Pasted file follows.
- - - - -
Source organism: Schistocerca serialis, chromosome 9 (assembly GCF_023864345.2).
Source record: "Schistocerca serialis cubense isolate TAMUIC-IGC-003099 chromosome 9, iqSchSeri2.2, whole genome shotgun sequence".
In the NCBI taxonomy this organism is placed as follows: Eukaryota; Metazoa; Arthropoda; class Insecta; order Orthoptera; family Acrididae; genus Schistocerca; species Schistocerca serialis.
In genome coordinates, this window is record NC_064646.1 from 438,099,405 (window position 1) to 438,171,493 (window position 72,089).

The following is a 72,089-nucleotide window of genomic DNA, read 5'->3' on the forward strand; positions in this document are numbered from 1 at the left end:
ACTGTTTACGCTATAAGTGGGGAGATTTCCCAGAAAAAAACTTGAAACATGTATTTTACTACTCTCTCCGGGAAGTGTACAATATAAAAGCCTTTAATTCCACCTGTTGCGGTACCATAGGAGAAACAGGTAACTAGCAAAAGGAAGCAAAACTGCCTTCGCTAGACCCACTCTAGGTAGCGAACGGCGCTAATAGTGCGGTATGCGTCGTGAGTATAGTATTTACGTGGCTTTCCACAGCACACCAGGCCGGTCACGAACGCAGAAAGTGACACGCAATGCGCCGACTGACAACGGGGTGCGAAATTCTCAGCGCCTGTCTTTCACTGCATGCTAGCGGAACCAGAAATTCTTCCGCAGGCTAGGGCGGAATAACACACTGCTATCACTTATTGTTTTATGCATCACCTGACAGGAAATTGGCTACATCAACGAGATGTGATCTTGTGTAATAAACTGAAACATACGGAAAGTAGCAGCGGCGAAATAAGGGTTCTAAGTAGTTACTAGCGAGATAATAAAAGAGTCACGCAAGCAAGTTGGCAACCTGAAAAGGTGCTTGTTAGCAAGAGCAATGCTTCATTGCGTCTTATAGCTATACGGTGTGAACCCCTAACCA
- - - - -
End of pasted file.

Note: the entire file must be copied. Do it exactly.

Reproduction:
Source organism: Schistocerca serialis, chromosome 9 (assembly GCF_023864345.2).
Source record: "Schistocerca serialis cubense isolate TAMUIC-IGC-003099 chromosome 9, iqSchSeri2.2, whole genome shotgun sequence".
In the NCBI taxonomy this organism is placed as follows: Eukaryota; Metazoa; Arthropoda; class Insecta; order Orthoptera; family Acrididae; genus Schistocerca; species Schistocerca serialis.
In genome coordinates, this window is record NC_064646.1 from 438,099,405 (window position 1) to 438,171,493 (window position 72,089).

The following is a 72,089-nucleotide window of genomic DNA, read 5'->3' on the forward strand; positions in this document are numbered from 1 at the left end:
ACTGTTTACGCTATAAGTGGGGAGATTTCCCAGAAAAAAACTTGAAACATGTATTTTACTACTCTCTCCGGGAAGTGTACAATATAAAAGCCTTTAATTCCACCTGTTGCGGTACCATAGGAGAAACAGGTAACTAGCAAAAGGAAGCAAAACTGCCTTCGCTAGACCCACTCTAGGTAGCGAACGGCGCTAATAGTGCGGTATGCGTCGTGAGTATAGTATTTACGTGGCTTTCCACAGCACACCAGGCCGGTCACGAACGCAGAAAGTGACACGCAATGCGCCGACTGACAACGGGGTGCGAAATTCTCAGCGCCTGTCTTTCACTGCATGCTAGCGGAACCAGAAATTCTTCCGCAGGCTAGGGCGGAATAACACACTGCTATCACTTATTGTTTTATGCATCACCTGACAGGAAATTGGCTACATCAACGAGATGTGATCTTGTGTAATAAACTGAAACATACGGAAAGTAGCAGCGGCGAAATAAGGGTTCTAAGTAGTTACTAGCGAGATAATAAAAGAGTCACGCAAGCAAGTTGGCAACCTGAAAAGGTGCTTGTTAGCAAGAGCAATGCTTCATTGCGTCTTATAGCTATACGGTGTGAACCCCTAACCA